Other tactics for community based policing include bringing in a respected member of the local community to help keep the area calm during police-community interactions, as well as increasing the local support structures within the community to lessen the need for police involvement at all, i.e. increased access to mental health facilities in low income areas.

Restorative justice was probably the most interesting concept as that changes the law and punishment order completely. The basic idea is that the two (or more) parties affected by the illegal act are brought together to see if there is some common ground and talk over the act in question. It is an alternative to automatically imprisoning people, although there are some problems with this kind of strategy especially in cases of murder or Ponzi schemes, to use two examples.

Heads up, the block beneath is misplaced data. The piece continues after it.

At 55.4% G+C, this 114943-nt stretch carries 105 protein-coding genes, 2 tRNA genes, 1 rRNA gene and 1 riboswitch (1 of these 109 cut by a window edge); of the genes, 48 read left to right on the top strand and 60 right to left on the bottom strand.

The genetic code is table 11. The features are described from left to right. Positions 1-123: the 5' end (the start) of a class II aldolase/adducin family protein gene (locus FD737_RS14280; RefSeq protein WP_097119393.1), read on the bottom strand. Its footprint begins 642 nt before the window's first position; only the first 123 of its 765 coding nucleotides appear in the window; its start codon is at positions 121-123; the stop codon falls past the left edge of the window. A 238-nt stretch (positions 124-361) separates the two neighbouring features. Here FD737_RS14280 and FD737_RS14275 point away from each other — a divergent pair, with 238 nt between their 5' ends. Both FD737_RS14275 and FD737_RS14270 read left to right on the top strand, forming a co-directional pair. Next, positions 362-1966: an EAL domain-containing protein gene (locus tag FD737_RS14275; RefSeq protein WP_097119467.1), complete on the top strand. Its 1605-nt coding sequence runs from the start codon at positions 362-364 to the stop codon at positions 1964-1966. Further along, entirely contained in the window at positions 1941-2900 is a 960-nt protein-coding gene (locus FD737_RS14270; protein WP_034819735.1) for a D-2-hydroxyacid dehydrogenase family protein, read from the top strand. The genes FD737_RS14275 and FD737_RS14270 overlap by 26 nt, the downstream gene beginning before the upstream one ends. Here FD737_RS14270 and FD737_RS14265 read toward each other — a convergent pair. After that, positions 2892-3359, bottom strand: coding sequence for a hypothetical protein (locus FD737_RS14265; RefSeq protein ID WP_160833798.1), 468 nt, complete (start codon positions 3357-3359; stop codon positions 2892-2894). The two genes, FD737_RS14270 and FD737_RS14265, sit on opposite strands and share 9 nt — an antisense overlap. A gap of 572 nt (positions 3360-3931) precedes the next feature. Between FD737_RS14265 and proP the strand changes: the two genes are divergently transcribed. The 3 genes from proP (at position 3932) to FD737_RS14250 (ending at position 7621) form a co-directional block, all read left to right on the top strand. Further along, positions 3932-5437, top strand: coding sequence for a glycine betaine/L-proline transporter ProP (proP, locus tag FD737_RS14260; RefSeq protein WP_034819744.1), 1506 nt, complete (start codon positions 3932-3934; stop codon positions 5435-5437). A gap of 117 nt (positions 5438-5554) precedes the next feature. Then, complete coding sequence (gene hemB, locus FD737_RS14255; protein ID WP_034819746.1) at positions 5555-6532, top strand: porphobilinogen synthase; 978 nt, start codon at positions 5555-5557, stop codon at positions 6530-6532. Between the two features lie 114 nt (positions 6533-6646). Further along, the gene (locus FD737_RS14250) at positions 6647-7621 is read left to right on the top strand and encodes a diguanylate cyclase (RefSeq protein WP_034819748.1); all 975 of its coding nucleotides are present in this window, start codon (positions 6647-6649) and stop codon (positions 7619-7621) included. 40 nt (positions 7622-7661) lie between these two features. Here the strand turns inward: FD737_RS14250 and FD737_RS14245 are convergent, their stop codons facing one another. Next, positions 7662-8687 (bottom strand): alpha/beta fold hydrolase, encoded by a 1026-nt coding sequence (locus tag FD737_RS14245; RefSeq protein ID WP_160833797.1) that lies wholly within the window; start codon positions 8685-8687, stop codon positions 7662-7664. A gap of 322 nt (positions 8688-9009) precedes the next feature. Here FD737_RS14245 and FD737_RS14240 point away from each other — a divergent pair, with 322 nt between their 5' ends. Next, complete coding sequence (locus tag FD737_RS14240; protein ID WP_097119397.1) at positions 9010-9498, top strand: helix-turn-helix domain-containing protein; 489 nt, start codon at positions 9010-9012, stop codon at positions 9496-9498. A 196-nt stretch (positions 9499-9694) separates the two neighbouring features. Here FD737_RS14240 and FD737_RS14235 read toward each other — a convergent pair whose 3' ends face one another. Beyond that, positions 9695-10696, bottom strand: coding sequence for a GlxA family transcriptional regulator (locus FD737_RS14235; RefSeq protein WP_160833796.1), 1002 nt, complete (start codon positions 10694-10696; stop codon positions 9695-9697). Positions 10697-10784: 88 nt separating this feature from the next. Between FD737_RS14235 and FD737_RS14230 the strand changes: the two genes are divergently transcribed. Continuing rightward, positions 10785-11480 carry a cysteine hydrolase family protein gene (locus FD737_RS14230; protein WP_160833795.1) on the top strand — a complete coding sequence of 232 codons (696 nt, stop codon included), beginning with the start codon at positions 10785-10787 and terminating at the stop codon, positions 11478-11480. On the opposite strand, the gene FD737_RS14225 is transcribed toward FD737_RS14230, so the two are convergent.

Transformative justice is the idea that instead of punishing low levels of criminality, there is intervention instead. Mostly, this intervention would come in the form of mental health care, but sometimes it would come in the form of members of the community mentoring individuals to get them out of hard situations, by not making the illegal choices to begin with. This idea has largely been adopted by black communities, in the latter case, and has seen success.

How Fantasy Can be Used to Alter the Ways We Think About Policing

For the last five or so minutes of the discussion, the panelists talked about how authors could challenge the current judicial system in their SFF writing and the following points came up: